This was arranged in heats with three machines taking to the track at a time. Our little speed machine won its heat convincingly and went on to win the speed trials –This is the first time we have won anything since being runners up in the great square wheeled races held in the spring of 2008 in Ironbridge the full stoy can be found HERE. The distance machine was not so successful but you can’t have everything. A video of the races can be found on the SELMEC website HERE. Frank Paine presented the prizes and a good time was had by all involved. Now on to the next one…

That Prize…

box
Missing the point completely. Could this have been the worst period in the Meccano saga? Look at 'C' showing how to crease 'flexible' plates...

Please don’t take this the wrong way as I was delighted to win somthing but the prize was an old 1980s train kit that I had no seen before. This was the time that Palitoy (owned by the American giant General Mills) had just bought up the remains of Airfix after they went to the wall taking the Meccano brand with them. I remember being thoroughly disenchanted with the sets that were around at the time. They seemed to be full of stickers and not much else other than some really handy yellow boxes with large plate lids. I decided at that point that there was not much to be gained in considering new Meccano; it had gone far too toy-like and the parts availability had all but dried up. This was a policy I was to maintain until being reintroduced to the current Meccano a few years ago. I did not even look at this train kit at the time and now I can see why. Could this have been the absolute bottom of the barrel as far as Meccano sets were/are concerned? The whole idea and point of Meccano had been lost, the instructions told (or rather showed) you how to form bespoke parts from standard parts by folding over a sharp edge making them useless for any other application. The nuts were now hexagonal and the bolts had slotted domed heads. Even the box illustration showed a model that had not been made with any care. I will not be attempting to make this model but parts are always appreciated and I was chuffed to win a prize! I will be interested to hear your views on the sets of this period.

Adrian’s excavator and more...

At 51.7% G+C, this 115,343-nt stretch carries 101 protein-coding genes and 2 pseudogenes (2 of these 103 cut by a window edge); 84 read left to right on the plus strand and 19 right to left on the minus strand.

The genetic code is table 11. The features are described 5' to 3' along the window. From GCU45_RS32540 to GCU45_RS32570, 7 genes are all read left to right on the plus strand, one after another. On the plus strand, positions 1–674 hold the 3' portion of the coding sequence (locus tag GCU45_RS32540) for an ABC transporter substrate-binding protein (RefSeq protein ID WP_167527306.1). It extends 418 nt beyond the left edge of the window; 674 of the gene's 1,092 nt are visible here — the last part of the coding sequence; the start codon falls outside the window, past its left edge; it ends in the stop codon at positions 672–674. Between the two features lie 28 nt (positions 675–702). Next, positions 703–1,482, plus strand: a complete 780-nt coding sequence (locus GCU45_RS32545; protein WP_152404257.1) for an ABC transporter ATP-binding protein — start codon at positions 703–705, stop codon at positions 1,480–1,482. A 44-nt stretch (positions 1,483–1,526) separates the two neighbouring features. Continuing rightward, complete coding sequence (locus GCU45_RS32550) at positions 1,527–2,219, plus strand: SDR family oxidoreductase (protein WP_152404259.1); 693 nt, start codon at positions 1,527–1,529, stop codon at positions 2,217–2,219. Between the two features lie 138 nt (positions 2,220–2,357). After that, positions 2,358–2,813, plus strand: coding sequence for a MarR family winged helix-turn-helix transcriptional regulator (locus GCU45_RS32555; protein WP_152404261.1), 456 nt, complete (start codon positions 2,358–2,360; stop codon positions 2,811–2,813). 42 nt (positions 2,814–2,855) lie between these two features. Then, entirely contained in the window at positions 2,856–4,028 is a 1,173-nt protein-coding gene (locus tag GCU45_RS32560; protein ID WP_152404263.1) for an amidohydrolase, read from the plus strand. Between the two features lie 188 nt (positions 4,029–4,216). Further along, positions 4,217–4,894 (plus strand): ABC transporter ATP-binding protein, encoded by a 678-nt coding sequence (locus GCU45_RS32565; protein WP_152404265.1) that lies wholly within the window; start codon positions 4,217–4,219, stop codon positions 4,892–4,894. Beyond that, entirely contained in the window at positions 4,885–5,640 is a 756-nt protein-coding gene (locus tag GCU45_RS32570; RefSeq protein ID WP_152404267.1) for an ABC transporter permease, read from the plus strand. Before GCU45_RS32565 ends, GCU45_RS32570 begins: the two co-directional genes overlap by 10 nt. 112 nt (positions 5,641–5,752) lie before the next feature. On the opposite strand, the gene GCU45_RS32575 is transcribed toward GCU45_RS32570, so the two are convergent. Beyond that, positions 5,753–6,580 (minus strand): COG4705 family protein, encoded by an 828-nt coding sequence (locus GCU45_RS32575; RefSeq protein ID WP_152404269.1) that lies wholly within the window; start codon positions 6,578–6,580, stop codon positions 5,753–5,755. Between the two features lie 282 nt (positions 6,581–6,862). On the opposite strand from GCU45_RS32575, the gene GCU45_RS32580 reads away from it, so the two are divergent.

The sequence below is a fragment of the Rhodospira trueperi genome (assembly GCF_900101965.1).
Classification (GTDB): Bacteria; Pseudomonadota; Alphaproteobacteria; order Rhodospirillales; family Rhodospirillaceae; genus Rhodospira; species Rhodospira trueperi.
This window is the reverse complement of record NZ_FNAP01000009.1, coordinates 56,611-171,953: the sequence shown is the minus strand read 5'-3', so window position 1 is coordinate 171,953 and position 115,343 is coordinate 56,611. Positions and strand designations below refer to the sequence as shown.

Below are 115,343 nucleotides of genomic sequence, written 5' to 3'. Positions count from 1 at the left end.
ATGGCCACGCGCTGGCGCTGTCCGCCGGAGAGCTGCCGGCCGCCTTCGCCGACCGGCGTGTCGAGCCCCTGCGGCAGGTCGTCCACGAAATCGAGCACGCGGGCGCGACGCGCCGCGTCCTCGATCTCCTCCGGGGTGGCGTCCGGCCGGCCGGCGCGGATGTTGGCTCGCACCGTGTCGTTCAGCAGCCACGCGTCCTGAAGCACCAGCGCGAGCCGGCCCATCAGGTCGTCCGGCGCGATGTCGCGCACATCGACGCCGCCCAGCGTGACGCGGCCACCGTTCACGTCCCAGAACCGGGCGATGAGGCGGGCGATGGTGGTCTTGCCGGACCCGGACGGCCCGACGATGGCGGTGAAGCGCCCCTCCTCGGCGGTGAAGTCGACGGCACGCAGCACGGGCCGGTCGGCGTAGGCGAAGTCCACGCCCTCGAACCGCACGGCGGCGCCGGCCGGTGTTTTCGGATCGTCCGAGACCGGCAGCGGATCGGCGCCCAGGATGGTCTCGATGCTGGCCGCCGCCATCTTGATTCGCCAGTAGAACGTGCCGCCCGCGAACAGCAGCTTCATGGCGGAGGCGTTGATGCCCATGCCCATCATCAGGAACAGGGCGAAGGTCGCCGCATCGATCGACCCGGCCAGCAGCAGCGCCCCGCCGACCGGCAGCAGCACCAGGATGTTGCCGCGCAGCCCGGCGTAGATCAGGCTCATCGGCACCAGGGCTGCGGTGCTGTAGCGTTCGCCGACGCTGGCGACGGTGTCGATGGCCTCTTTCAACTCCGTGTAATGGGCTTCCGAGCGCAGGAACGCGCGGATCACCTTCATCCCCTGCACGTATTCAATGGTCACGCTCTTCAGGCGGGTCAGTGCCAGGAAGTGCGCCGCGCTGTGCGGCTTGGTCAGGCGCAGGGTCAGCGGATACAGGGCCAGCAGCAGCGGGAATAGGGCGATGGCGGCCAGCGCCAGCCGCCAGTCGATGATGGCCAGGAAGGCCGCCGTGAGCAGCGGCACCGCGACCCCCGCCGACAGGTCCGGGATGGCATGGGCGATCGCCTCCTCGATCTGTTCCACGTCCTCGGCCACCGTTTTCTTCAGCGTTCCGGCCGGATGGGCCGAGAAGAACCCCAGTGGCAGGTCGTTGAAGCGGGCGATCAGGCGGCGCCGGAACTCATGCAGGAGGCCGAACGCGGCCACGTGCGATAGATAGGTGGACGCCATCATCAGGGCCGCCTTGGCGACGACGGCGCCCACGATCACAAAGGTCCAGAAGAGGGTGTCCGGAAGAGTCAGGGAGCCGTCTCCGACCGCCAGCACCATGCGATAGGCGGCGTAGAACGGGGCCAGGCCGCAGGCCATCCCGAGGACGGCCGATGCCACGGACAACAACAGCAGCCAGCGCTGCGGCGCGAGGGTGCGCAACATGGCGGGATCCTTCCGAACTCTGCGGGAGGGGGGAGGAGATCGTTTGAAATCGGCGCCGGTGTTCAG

At the last meeting I managed to get a shot of the inside of Adrian Ashford’s neat little excavator and today I managed to get a picture of it fully assembled. I like simple looking models that hide a complex secret and this model does just that.

digger
Adrian Ashford's digger - Above: The clean looking exterior gives no clue as to the inside (Below) which is all go, making spaghetti look neat!

Inside

Peter Clay built a 1930’s style touring car and caravan that was built for the exhibition at the National Maritime Museum, held over the first bank holiday in May, which had a 1930’s theme. To accompany the car Peter built a clerestory-roofed caravan of the period

Car
Ready for the off, Peter's car and caravan make a nice pair. Note the used of a yellow non-flanged sector plate and the Marklin tyres make the wheels look far more in scale with the car

More models and the video of me winning the Magic Motor speed challenge can be found on the SELMEC website HERE.

Ralph.

 

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Marklin Crane Marklin Crane
One of the more impresive models on show was George Foard's magnificent model of a level luffing pontoon crane based on a plan from 1960's Marklin manual. The crane has six movements - all operated by hand cranks. Click on the picture to see a larger image.
 
 
 
 
 
 
 
 
 
 
 
 
 
 
 
 
 
 
 
 
 
 
 
 
 
 
 
 
 
 
 
 
 
 
 
 
 
 
 
 
 
 
 
 
 
 
 
 
 
 
 
 
 
 
 
 
 
 
 
 
 
 
 
 
 
 
 
 
 
 
 
 
 
 
 
 
 
 
 
 
 
 
 
 
 
 
 
 
 
 
 
 
 
 
 
 
 
 
 
 
 
 
box
Even the box photograph shows a poorly constructed model